by Rita Lynn
We hear a lot about the plight of the honey bee, its reduced numbers, and its susceptibility to diseases, Africanization, parasites and hive collapse. We also hear about the critical need for pollinators, being reminded that a third of our food supply and a third of the feed for our meat sources depend on bees for pollination.
Surprisingly, the majority of crop pollination is performed not by honey bees, but by native bees that do not produce honey. For example, of the 1700 bees trapped for a study in a West Virginia forest, only 34 were honeybees. The remainder consisted of a variety of native bees. In addition to native bees being more prevalent than we might realize, they are also much more efficient pollinators than honeybees. It takes about 360 honeybees to pollinate an apple tree, but just 6 native orchard mason bees can do the same job!
Like many native bee species, mason bees (Osmia spp.), also called orchard mason bees because of their emergence when fruit trees are flowering, are solitary creatures. They form their nests in proximity to other mason bees, but they do not interact with them. Each female bee is a queen, and she inhabits and maintains her own home. They are called by some “the gentle bee,” in that they rarely sting, and people can approach the nest without risk. If a mason bee should somehow be threatened enough to sting, the reaction is more like a mosquito bite than the sting of a honey bee or a wasp, and the sting does not trigger an allergic reaction in sensitive people. These factors make them the ideal “pet” pollinator for our urban gardens.
Mason bees will pollinate almost any flower within 100 to 300 feet of the nesting site. Early in the season, dandelions might provide pollen, but mason bees usually emerge just when the fruit trees need their services. The queen then gathers the pollen, lays an egg in her nesting tube and deposits pollen for nourishment. She then encapsulates that egg with a wall of mud. She continues this process of laying eggs, usually putting 6 to 10 in each tube. (As you might have gathered, this nest construction gives rise to the mason bee name.) The queen is able to lay eggs that will be female bees first, and then lay eggs that will develop as males closer to the opening of the tube. This process continues for the six-week lifespan of the queen. During the summer, the eggs develop into larvae and then small, egg-shaped pupae. The following spring, if they are developing in the wild, the male bees will emerge first and be available to mate with the females as their emergence follows.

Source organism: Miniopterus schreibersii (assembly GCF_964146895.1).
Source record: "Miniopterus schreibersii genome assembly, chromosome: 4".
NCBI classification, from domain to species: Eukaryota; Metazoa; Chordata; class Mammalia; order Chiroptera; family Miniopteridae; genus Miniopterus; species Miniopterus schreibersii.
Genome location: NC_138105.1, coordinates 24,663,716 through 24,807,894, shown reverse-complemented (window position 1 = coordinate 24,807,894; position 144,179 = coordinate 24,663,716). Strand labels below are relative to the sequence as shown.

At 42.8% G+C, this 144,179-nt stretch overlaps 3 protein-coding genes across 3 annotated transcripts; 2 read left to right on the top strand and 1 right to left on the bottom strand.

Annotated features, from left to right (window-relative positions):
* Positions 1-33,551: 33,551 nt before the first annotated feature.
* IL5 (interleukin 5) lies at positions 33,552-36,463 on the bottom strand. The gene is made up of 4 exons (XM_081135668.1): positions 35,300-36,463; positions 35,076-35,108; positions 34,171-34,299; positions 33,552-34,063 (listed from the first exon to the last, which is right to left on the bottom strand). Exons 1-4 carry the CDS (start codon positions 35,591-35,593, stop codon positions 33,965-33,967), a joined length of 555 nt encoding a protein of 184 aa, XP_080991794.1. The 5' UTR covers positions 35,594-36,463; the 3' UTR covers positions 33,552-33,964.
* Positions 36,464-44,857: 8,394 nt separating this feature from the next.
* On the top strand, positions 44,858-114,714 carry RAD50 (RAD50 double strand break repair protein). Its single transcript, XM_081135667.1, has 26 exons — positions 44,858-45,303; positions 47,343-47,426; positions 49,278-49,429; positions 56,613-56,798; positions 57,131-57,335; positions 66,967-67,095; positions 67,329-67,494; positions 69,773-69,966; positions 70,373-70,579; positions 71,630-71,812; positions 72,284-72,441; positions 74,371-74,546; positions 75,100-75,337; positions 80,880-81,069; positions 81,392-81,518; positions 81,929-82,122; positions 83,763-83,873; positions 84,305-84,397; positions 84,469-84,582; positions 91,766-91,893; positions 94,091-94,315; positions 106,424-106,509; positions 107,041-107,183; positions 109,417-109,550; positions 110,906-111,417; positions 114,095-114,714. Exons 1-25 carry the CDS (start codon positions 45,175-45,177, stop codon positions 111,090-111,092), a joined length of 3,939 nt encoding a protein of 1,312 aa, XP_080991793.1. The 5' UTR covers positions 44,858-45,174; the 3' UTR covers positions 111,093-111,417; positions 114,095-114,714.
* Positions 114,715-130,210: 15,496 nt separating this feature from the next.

My interest in mason bees stems from a display at Reiman Gardens two or three years ago. The exhibit demonstrated several simple methods for attracting these bees to yards and orchards. Specifically, mason bees have four crucial needs: pollen, mud, safe nesting tubes, and protective quarters for the nesting tubes. A fifth element – harvesting and storing the bee cocoons under refrigeration from fall until blossoming begins the following spring – could also be added for improving the likelihood that bees will survive over the winter.
With regard to nesting holes, mason bees use tubes with openings 5/16ths inch in diameter and a length of about 6 inches. In the natural setting, the bee might use a hollow reed or a woodpecker hole. To house them in our yards, we can provide holes made of paper or reeds. The pieces of bamboo that are often provided for that use are not ideal, because they cannot be opened for harvesting the cocoons without injuring them. Plastic drinking straws are also not recommended, because they do not allow good air circulation and promote fungal growth.
Numerous structures can serve as the protective home. The structure needs to be deep enough, or have a protruding roof, to protect the nesting tubes from the weather. You can buy relatively expensive wooden homes of several designs, you can construct a home from lumber using instructions provided in the sources below, or you can even use a mailbox or a large PVC pipe. The home then needs to be mounted on a solid, east-facing surface that is protected from wind, at about head height.